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For the first time in its august history, SAP is reaching out to substantially increase the number of solution providers it has the potential to engage.

With the revamp of the SAP Partner Edge program, SAP is creating what it describes as an open ecosystem designed to make it simpler for smaller partners to engage with the enterprise application behemoth.

SAP recognizes that smaller partners have often been disappointed when confronted with the complexity of the company’s channel program, said Daniel Ciechanower, vice president of global partner operations, partner programs and processes. To address that issue, smaller partners are now being granted free access to SAP intellectual property under an OpenEcoystem Specialized initiative.

At the same time, the enterprise software giant is also moving to clean up some of its existing partner relationships.

SAP is rewriting many of the one-off contracts it created over the years with one company or another to make sure they comply with the requirements it has created for Bronze, Silver and Gold partners, Ciechanower said. SAP has created a new Platinum tier at the top of its channel program that recognizes about 50 to 60 partners with which SAP co-develops products.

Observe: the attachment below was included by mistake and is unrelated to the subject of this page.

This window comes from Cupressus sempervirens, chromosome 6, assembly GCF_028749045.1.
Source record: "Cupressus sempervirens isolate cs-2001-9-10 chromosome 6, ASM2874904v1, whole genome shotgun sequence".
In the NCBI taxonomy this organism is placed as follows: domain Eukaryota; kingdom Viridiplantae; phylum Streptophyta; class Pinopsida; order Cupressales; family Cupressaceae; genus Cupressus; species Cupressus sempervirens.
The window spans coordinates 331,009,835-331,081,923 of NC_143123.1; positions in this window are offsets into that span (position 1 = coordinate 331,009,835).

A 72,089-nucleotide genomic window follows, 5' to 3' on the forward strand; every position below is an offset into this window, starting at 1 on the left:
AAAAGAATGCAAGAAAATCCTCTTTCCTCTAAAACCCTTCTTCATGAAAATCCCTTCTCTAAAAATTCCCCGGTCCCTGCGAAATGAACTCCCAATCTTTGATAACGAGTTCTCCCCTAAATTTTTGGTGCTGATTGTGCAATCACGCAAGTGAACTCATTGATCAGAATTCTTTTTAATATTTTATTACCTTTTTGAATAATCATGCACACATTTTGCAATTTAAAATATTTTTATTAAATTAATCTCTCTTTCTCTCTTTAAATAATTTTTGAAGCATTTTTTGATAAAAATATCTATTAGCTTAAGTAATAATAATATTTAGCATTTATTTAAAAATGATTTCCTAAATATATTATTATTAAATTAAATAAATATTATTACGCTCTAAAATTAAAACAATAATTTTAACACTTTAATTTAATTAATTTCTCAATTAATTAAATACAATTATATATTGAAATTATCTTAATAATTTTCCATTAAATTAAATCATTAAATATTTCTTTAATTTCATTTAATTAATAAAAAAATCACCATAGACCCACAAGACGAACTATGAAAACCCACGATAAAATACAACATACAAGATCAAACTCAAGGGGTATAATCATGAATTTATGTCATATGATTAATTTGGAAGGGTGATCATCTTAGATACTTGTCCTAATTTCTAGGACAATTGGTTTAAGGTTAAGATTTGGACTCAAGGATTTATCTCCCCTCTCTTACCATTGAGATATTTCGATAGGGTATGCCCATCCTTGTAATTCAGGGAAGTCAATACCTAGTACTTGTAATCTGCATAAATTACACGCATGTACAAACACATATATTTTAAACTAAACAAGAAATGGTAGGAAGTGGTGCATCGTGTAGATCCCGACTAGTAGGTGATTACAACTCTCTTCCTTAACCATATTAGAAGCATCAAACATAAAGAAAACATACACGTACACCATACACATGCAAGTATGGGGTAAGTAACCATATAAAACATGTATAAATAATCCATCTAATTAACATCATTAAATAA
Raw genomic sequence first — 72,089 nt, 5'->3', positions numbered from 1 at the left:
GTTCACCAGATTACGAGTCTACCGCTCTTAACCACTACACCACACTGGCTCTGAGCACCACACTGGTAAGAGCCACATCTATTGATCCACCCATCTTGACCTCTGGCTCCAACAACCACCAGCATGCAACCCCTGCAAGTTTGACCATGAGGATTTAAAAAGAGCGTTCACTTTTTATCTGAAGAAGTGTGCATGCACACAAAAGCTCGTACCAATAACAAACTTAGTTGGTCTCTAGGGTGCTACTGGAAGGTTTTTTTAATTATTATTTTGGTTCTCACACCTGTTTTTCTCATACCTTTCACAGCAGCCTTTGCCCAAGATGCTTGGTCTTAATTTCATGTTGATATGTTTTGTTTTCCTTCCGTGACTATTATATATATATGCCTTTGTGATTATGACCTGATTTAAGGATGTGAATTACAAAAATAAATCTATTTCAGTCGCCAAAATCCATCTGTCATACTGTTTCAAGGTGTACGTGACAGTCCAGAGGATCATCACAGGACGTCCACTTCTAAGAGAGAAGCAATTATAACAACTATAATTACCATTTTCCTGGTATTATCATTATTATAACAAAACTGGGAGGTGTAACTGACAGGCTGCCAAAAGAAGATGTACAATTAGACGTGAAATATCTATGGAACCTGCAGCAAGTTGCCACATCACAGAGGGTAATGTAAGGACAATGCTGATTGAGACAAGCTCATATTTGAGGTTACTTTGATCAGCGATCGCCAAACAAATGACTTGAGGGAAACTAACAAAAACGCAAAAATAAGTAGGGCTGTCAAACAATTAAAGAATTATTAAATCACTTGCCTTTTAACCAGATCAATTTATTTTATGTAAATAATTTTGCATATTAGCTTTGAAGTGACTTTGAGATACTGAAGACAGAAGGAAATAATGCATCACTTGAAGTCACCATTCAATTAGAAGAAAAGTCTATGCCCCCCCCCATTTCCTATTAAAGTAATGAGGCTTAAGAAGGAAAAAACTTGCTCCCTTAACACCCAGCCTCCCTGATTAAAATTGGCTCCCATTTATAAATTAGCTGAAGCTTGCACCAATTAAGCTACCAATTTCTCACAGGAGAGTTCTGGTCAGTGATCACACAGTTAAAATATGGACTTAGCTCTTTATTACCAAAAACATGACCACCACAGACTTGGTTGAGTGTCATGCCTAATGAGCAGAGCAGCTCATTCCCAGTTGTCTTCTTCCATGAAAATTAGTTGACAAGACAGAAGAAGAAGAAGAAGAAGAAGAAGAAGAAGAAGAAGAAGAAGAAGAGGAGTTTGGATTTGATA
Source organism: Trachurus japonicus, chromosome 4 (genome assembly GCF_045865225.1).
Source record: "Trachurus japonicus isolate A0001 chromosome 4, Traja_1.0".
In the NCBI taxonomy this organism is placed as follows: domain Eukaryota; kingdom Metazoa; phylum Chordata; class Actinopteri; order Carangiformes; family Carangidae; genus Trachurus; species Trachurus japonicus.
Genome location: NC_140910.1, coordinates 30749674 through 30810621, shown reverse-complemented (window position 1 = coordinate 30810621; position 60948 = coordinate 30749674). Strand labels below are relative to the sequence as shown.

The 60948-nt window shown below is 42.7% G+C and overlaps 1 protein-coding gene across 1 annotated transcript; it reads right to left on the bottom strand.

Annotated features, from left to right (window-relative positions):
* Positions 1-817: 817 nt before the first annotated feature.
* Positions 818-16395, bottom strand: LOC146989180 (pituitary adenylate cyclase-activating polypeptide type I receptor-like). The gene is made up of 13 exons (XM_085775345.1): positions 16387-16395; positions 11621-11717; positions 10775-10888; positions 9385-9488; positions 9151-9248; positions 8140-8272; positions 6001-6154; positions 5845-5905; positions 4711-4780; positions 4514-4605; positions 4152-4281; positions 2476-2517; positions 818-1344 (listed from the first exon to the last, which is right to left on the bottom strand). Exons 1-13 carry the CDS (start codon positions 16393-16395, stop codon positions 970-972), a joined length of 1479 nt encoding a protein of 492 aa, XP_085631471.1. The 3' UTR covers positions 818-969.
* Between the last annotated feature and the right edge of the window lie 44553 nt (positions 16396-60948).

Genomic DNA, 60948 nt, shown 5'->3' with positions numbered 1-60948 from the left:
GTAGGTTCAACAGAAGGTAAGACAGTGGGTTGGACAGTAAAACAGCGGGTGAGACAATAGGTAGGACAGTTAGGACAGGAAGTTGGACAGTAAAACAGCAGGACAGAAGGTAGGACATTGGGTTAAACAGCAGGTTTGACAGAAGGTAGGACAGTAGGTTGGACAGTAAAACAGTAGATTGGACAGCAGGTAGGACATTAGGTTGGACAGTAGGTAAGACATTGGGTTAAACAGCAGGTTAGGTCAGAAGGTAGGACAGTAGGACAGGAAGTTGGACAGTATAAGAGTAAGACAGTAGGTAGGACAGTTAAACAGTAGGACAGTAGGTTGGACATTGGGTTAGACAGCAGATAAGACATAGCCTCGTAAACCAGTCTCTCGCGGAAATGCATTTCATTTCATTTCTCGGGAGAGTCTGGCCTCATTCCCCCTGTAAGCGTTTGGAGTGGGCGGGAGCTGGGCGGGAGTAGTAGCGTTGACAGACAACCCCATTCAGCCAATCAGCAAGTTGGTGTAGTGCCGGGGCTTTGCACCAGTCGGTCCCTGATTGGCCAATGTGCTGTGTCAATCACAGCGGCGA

In general, the partners that SAP wants to have a formal relationship with fall into three main categories below Platinum; they are partners that want to build solution solutions on top of SAP software and cloud services, those that resell SAP software, and those that deliver SAP software in some form of a managed service that they operate.

Below that level are now smaller potential partners that SAP intends to use as a farm team to expand its channel base as they grow and evolve.

All these changes to SAP’s channel program are clearly part of a mandate from CEO Bill McDermott to make the company run simpler. As part of the effort, SAP is also finally replacing all its paper contracts in the channel with electronic ones, Ciechanower said.

Naturally, whether any of this ultimately broadens the official size for the SAP channel remains to be seen. But it’s clear that the number of solution providers sharing innovative ideas across that ecosystem should substantially increase in the months and years ahead.

Michael Vizard has been covering IT issues in the enterprise for more than 25 years as an editor and columnist for publications such as InfoWorld, eWEEK, Baseline, CRN, ComputerWorld and Digital Review.